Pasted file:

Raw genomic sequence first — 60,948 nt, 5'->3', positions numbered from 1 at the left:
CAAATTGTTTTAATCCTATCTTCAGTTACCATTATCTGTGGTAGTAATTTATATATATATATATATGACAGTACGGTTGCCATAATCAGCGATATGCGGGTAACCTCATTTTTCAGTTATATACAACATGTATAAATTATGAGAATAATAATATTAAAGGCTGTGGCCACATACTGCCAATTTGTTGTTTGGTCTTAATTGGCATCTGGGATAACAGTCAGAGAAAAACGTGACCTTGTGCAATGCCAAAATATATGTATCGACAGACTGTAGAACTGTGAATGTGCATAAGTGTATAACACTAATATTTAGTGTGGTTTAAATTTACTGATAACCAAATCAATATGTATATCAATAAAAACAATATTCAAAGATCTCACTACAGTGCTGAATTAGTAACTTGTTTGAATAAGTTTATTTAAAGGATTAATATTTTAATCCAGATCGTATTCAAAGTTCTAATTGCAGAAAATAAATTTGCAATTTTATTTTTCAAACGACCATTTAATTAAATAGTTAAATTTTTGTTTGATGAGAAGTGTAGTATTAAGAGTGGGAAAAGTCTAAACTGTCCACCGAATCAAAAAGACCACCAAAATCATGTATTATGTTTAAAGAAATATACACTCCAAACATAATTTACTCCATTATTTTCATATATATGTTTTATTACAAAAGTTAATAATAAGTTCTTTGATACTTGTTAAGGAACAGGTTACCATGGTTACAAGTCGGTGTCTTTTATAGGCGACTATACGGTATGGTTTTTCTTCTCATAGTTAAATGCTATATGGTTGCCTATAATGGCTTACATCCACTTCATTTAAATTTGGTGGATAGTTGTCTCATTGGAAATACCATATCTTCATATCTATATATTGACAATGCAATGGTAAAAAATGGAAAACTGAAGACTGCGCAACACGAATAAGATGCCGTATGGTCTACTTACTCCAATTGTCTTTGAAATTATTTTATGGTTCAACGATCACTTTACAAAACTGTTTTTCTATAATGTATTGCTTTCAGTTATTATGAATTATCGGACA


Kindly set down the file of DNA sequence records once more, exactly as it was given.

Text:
Raw genomic sequence first — 60,948 nt, 5'->3', positions numbered from 1 at the left:
CAAATTGTTTTAATCCTATCTTCAGTTACCATTATCTGTGGTAGTAATTTATATATATATATATATGACAGTACGGTTGCCATAATCAGCGATATGCGGGTAACCTCATTTTTCAGTTATATACAACATGTATAAATTATGAGAATAATAATATTAAAGGCTGTGGCCACATACTGCCAATTTGTTGTTTGGTCTTAATTGGCATCTGGGATAACAGTCAGAGAAAAACGTGACCTTGTGCAATGCCAAAATATATGTATCGACAGACTGTAGAACTGTGAATGTGCATAAGTGTATAACACTAATATTTAGTGTGGTTTAAATTTACTGATAACCAAATCAATATGTATATCAATAAAAACAATATTCAAAGATCTCACTACAGTGCTGAATTAGTAACTTGTTTGAATAAGTTTATTTAAAGGATTAATATTTTAATCCAGATCGTATTCAAAGTTCTAATTGCAGAAAATAAATTTGCAATTTTATTTTTCAAACGACCATTTAATTAAATAGTTAAATTTTTGTTTGATGAGAAGTGTAGTATTAAGAGTGGGAAAAGTCTAAACTGTCCACCGAATCAAAAAGACCACCAAAATCATGTATTATGTTTAAAGAAATATACACTCCAAACATAATTTACTCCATTATTTTCATATATATGTTTTATTACAAAAGTTAATAATAAGTTCTTTGATACTTGTTAAGGAACAGGTTACCATGGTTACAAGTCGGTGTCTTTTATAGGCGACTATACGGTATGGTTTTTCTTCTCATAGTTAAATGCTATATGGTTGCCTATAATGGCTTACATCCACTTCATTTAAATTTGGTGGATAGTTGTCTCATTGGAAATACCATATCTTCATATCTATATATTGACAATGCAATGGTAAAAAATGGAAAACTGAAGACTGCGCAACACGAATAAGATGCCGTATGGTCTACTTACTCCAATTGTCTTTGAAATTATTTTATGGTTCAACGATCACTTTACAAAACTGTTTTTCTATAATGTATTGCTTTCAGTTATTATGAATTATCGGACA